Be sure to offer a wide array of content in multiple formats such as videos, white-papers, blogs, guides, FAQs and webinars to help users understand your proposition.
Include lots of call-to-actions (CTAs)
It is important to offer a range of CTAs throughout your B2B website to guide people through the user journeys you have mapped out. If you are able to use a simple message to generate a form submission, opt in, call, email or live chat enquiry, then you’ll be far more likely to be able to follow up that enquiry and understand their needs. Where you can use wording in your buttons that resonate with what your visitor is seeking.
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Speed up your website page load time
Time is money! Make sure your site and its page load times are under 3 seconds (ideally 1 – 2 seconds). The probability of a user leaving before the page loads (a bounce) increases by 32% when a site takes over 3 seconds to load. It will also negatively impact your organic search rankings… aka SEO.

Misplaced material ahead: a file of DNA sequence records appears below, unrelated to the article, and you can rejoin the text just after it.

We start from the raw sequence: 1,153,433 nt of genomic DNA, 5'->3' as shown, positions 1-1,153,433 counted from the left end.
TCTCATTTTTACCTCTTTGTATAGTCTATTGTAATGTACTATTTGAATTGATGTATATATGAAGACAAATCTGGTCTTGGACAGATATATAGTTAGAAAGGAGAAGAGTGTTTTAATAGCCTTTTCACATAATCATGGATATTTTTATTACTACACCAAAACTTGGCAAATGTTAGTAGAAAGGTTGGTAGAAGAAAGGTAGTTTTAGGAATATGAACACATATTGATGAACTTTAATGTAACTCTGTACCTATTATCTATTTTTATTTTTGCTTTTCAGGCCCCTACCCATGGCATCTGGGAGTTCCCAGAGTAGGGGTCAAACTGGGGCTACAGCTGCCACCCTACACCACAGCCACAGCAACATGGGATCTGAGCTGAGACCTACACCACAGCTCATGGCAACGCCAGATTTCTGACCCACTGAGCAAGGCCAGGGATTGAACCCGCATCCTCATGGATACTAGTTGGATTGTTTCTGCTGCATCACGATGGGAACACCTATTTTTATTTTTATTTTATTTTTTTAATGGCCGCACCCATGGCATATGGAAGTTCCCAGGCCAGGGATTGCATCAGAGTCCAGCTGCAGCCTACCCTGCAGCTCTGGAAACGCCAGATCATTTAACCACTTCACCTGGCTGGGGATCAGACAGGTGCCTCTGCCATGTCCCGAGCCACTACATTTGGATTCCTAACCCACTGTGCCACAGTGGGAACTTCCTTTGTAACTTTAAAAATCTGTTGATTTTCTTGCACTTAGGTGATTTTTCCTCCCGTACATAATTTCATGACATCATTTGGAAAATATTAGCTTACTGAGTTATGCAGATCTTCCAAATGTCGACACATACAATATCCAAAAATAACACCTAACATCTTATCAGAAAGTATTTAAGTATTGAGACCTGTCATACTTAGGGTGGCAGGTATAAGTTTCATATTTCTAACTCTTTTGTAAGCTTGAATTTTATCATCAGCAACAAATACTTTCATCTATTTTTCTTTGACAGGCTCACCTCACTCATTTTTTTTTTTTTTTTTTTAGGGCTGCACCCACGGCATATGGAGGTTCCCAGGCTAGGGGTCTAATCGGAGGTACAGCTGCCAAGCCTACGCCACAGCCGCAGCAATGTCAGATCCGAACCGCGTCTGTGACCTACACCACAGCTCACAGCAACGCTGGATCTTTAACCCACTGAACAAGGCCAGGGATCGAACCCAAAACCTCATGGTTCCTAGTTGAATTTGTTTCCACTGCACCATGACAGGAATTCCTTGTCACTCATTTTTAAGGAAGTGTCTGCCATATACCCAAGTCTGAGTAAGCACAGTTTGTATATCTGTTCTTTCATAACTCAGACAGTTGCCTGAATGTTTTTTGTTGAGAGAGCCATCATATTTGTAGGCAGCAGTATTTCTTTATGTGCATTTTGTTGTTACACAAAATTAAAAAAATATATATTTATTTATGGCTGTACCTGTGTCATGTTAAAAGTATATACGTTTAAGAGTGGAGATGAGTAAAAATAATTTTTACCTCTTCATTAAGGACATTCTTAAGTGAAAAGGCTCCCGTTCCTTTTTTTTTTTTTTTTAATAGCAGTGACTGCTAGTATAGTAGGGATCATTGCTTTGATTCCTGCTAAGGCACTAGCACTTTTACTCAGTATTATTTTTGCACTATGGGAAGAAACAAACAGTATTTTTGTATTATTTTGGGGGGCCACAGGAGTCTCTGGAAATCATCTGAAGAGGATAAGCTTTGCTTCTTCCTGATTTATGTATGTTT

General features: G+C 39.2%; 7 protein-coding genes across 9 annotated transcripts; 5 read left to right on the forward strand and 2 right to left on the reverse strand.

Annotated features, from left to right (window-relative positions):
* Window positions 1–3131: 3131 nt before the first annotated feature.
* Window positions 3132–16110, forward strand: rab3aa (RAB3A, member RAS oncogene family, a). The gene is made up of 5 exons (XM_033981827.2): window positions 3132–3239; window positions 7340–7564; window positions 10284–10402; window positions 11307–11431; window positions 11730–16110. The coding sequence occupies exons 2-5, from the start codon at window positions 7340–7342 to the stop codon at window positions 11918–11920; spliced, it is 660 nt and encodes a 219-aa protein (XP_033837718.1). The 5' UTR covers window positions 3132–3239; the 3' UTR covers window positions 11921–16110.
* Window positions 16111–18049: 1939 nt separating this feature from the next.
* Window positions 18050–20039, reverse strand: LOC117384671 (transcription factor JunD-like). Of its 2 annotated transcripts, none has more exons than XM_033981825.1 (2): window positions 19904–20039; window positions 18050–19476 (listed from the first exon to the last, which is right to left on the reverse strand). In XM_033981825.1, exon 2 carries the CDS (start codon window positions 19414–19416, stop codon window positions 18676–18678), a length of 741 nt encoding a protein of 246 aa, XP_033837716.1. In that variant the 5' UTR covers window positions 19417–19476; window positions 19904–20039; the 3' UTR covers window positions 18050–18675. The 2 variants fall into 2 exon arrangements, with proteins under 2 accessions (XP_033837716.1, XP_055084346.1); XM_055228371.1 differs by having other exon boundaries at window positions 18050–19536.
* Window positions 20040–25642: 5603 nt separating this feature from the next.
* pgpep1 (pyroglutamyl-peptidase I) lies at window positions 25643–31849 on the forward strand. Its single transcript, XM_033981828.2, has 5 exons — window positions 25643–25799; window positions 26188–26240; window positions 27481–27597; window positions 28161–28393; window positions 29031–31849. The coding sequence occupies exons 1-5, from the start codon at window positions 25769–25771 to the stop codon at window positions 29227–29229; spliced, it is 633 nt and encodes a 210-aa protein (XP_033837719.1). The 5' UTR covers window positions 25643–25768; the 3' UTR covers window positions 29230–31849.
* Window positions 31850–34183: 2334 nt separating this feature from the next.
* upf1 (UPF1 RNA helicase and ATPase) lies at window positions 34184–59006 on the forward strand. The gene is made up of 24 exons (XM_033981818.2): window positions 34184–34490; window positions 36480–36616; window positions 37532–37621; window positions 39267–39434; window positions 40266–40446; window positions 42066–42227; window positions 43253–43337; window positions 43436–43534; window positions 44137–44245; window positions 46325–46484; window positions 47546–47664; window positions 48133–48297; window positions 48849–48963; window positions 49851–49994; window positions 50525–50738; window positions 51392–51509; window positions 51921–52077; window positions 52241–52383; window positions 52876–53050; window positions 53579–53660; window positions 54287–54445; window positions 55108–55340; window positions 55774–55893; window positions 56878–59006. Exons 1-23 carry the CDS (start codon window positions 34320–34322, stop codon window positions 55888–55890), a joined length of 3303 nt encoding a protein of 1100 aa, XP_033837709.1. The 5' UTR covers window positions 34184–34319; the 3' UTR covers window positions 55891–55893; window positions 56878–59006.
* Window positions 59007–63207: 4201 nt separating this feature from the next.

B2B website Search Engine Optimisation (B2B SEO)
The best performing B2B websites drive visits and leads from organic search. When a site is built well, fast to load, has well written content and the SEO basics covered, it will typically perform well. It’s important to know “a crowd attracts a crowd” online too. Take every opportunity to direct traffic through your site. Direct extra traffic with email marketing, posting content to social media, customer portals and internal portals.
Before you begin taking more advanced (and costly) steps, ensure you have the basics in place and a goal in mind. Rarely just paying a small package fee to a 3rd party will generate the results you actually want.
Build your site to be detected as mobile optimised